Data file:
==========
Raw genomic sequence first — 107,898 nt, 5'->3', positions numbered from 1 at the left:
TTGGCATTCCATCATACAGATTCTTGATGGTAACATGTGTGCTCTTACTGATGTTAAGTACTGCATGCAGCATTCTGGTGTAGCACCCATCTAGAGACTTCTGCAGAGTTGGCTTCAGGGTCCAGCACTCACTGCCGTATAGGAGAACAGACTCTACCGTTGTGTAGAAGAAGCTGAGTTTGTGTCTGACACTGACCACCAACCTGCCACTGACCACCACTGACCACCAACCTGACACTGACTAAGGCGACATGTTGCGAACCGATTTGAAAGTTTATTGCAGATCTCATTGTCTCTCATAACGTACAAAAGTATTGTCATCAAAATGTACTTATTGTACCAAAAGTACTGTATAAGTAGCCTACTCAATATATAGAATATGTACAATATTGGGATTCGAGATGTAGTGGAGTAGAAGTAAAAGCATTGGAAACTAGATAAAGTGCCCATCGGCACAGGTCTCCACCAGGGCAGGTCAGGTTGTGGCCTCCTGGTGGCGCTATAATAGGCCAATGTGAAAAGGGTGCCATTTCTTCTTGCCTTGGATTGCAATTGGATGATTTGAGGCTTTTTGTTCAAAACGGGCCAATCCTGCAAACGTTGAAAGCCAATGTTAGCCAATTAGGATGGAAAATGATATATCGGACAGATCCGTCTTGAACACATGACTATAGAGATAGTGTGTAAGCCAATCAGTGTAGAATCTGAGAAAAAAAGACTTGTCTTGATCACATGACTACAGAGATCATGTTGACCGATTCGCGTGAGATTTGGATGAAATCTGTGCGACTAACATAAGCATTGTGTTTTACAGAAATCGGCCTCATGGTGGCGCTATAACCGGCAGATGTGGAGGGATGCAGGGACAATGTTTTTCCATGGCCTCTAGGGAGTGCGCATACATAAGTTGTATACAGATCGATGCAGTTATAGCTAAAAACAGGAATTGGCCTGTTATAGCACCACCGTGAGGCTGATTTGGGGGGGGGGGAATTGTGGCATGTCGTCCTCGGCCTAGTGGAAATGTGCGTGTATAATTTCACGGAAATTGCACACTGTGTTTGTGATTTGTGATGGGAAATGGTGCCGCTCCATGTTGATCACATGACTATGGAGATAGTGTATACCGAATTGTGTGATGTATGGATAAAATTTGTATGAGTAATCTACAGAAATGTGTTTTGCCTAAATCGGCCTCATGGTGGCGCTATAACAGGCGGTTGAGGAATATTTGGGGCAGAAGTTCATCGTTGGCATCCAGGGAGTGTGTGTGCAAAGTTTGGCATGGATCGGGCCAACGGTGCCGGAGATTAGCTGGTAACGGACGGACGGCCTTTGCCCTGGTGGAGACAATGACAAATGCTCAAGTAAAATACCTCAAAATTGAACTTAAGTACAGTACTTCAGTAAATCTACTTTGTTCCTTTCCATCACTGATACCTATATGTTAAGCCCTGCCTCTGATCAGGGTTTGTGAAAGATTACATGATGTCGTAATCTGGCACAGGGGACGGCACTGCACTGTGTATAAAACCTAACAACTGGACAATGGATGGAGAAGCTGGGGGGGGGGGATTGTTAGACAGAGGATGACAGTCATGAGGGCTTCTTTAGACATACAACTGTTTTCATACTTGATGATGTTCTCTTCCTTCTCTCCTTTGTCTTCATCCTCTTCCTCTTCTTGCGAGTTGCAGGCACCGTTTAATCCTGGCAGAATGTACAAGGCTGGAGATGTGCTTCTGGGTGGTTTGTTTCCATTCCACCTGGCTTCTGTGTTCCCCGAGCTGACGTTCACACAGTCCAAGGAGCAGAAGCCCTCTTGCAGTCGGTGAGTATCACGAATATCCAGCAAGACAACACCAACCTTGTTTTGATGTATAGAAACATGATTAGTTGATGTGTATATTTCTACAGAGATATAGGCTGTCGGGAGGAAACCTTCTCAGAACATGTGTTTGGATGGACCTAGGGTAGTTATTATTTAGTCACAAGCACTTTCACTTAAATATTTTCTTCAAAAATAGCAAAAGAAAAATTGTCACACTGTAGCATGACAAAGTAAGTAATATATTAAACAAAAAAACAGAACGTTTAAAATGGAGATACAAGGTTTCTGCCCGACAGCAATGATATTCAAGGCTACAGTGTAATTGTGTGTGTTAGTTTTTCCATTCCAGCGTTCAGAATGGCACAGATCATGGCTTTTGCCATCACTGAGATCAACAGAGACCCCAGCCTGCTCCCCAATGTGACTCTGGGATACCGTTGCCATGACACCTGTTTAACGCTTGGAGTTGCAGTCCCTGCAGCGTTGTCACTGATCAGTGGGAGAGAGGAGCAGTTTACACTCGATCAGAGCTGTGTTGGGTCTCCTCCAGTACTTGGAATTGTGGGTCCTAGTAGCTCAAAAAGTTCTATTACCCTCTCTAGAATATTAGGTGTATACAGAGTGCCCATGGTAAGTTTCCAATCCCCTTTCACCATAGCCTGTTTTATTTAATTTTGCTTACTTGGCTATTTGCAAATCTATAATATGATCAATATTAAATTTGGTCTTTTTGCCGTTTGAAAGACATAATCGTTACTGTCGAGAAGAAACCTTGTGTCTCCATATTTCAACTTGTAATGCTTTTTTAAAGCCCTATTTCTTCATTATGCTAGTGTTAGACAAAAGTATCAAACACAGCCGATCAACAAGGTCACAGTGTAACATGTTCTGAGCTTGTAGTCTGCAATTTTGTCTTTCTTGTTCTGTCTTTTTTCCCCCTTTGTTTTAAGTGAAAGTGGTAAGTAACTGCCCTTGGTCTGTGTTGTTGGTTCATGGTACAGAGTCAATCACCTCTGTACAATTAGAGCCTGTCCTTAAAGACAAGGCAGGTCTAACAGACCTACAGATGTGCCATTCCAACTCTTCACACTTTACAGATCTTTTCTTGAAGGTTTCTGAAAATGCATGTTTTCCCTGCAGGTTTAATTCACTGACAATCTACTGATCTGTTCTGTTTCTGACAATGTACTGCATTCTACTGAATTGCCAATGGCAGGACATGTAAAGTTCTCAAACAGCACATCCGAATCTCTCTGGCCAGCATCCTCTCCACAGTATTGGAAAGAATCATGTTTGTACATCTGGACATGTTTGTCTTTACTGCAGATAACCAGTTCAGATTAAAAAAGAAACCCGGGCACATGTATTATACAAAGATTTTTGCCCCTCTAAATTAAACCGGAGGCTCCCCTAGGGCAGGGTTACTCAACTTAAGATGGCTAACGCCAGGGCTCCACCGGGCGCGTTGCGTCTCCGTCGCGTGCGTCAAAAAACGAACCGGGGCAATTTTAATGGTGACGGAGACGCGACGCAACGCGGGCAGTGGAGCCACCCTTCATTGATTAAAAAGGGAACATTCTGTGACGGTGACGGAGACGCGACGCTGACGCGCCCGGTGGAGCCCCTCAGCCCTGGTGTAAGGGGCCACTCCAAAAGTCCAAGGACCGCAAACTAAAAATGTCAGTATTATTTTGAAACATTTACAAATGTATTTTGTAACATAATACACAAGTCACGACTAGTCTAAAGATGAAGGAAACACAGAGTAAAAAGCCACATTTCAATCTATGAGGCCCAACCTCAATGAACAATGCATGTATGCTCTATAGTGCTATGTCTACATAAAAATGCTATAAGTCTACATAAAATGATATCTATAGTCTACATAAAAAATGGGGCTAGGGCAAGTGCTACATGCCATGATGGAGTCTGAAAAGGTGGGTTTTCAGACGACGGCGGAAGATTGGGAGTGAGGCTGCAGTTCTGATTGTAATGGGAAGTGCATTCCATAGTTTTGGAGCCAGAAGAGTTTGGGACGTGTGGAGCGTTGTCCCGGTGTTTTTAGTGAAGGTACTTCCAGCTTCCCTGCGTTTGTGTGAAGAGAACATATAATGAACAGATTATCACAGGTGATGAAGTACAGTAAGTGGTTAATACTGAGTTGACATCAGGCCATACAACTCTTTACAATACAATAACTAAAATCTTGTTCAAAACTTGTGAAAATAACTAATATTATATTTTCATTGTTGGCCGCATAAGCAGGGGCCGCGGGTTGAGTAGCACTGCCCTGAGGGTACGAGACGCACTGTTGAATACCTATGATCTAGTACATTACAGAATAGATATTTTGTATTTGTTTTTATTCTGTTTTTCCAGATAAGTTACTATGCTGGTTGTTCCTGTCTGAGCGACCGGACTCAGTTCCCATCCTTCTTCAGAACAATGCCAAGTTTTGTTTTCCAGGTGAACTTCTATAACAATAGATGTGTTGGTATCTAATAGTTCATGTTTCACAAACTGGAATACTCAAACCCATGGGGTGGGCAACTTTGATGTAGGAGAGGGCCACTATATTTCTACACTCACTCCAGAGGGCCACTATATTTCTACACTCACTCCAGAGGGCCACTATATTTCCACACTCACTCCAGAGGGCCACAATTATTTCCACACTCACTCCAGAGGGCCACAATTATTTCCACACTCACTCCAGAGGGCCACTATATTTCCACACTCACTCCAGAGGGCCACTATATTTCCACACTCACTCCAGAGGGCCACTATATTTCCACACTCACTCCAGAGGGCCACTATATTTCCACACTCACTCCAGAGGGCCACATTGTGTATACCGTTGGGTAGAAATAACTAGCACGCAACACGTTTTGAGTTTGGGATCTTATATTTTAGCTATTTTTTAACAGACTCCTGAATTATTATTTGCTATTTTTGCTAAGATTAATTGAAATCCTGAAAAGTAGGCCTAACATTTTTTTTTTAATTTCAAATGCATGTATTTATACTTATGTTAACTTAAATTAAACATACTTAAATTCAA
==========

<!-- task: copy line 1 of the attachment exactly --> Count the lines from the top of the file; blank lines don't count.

Raw genomic sequence first — 107,898 nt, 5'->3', positions numbered from 1 at the left: